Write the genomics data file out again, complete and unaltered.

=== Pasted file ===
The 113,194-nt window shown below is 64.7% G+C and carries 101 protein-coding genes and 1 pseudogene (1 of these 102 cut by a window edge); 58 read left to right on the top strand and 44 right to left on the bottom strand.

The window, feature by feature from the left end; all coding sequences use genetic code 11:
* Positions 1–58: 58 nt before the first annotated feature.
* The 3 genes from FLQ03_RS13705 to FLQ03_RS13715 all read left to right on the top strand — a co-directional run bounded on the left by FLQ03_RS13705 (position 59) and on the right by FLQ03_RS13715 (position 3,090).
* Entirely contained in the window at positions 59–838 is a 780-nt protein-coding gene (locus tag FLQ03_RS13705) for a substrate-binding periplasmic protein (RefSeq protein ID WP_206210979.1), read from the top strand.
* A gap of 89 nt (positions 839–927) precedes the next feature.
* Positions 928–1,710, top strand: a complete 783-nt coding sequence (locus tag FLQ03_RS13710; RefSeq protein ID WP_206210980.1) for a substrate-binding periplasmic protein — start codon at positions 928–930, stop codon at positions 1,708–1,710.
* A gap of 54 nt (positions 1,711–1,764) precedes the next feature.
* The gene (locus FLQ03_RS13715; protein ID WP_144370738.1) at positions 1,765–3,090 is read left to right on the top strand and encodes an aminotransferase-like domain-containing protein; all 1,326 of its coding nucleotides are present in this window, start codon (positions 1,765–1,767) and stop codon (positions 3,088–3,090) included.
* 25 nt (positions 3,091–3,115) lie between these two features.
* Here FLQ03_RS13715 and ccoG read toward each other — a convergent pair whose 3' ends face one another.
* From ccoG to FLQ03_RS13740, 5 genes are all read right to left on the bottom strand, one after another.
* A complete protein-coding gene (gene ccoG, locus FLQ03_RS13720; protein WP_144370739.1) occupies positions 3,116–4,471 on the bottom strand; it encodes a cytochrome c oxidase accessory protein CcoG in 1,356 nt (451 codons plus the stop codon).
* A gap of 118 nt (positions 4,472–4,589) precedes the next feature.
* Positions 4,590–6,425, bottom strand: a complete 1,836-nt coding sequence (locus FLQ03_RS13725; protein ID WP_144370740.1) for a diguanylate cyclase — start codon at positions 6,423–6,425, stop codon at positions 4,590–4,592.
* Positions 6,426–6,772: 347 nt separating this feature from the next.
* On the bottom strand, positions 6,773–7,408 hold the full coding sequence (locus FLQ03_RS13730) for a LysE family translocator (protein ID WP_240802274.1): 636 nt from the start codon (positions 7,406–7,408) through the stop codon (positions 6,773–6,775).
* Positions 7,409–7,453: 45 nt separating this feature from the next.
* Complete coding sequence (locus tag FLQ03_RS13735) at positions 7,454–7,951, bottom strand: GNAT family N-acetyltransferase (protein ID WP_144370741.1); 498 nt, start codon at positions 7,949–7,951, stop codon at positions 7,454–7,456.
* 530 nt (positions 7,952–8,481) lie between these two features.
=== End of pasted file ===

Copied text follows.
The 113,194-nt window shown below is 64.7% G+C and carries 101 protein-coding genes and 1 pseudogene (1 of these 102 cut by a window edge); 58 read left to right on the top strand and 44 right to left on the bottom strand.

The window, feature by feature from the left end; all coding sequences use genetic code 11:
* Positions 1–58: 58 nt before the first annotated feature.
* The 3 genes from FLQ03_RS13705 to FLQ03_RS13715 all read left to right on the top strand — a co-directional run bounded on the left by FLQ03_RS13705 (position 59) and on the right by FLQ03_RS13715 (position 3,090).
* Entirely contained in the window at positions 59–838 is a 780-nt protein-coding gene (locus tag FLQ03_RS13705) for a substrate-binding periplasmic protein (RefSeq protein ID WP_206210979.1), read from the top strand.
* A gap of 89 nt (positions 839–927) precedes the next feature.
* Positions 928–1,710, top strand: a complete 783-nt coding sequence (locus tag FLQ03_RS13710; RefSeq protein ID WP_206210980.1) for a substrate-binding periplasmic protein — start codon at positions 928–930, stop codon at positions 1,708–1,710.
* A gap of 54 nt (positions 1,711–1,764) precedes the next feature.
* The gene (locus FLQ03_RS13715; protein ID WP_144370738.1) at positions 1,765–3,090 is read left to right on the top strand and encodes an aminotransferase-like domain-containing protein; all 1,326 of its coding nucleotides are present in this window, start codon (positions 1,765–1,767) and stop codon (positions 3,088–3,090) included.
* 25 nt (positions 3,091–3,115) lie between these two features.
* Here FLQ03_RS13715 and ccoG read toward each other — a convergent pair whose 3' ends face one another.
* From ccoG to FLQ03_RS13740, 5 genes are all read right to left on the bottom strand, one after another.
* A complete protein-coding gene (gene ccoG, locus FLQ03_RS13720; protein WP_144370739.1) occupies positions 3,116–4,471 on the bottom strand; it encodes a cytochrome c oxidase accessory protein CcoG in 1,356 nt (451 codons plus the stop codon).
* A gap of 118 nt (positions 4,472–4,589) precedes the next feature.
* Positions 4,590–6,425, bottom strand: a complete 1,836-nt coding sequence (locus FLQ03_RS13725; protein ID WP_144370740.1) for a diguanylate cyclase — start codon at positions 6,423–6,425, stop codon at positions 4,590–4,592.
* Positions 6,426–6,772: 347 nt separating this feature from the next.
* On the bottom strand, positions 6,773–7,408 hold the full coding sequence (locus FLQ03_RS13730) for a LysE family translocator (protein ID WP_240802274.1): 636 nt from the start codon (positions 7,406–7,408) through the stop codon (positions 6,773–6,775).
* Positions 7,409–7,453: 45 nt separating this feature from the next.
* Complete coding sequence (locus tag FLQ03_RS13735) at positions 7,454–7,951, bottom strand: GNAT family N-acetyltransferase (protein ID WP_144370741.1); 498 nt, start codon at positions 7,949–7,951, stop codon at positions 7,454–7,456.
* 530 nt (positions 7,952–8,481) lie between these two features.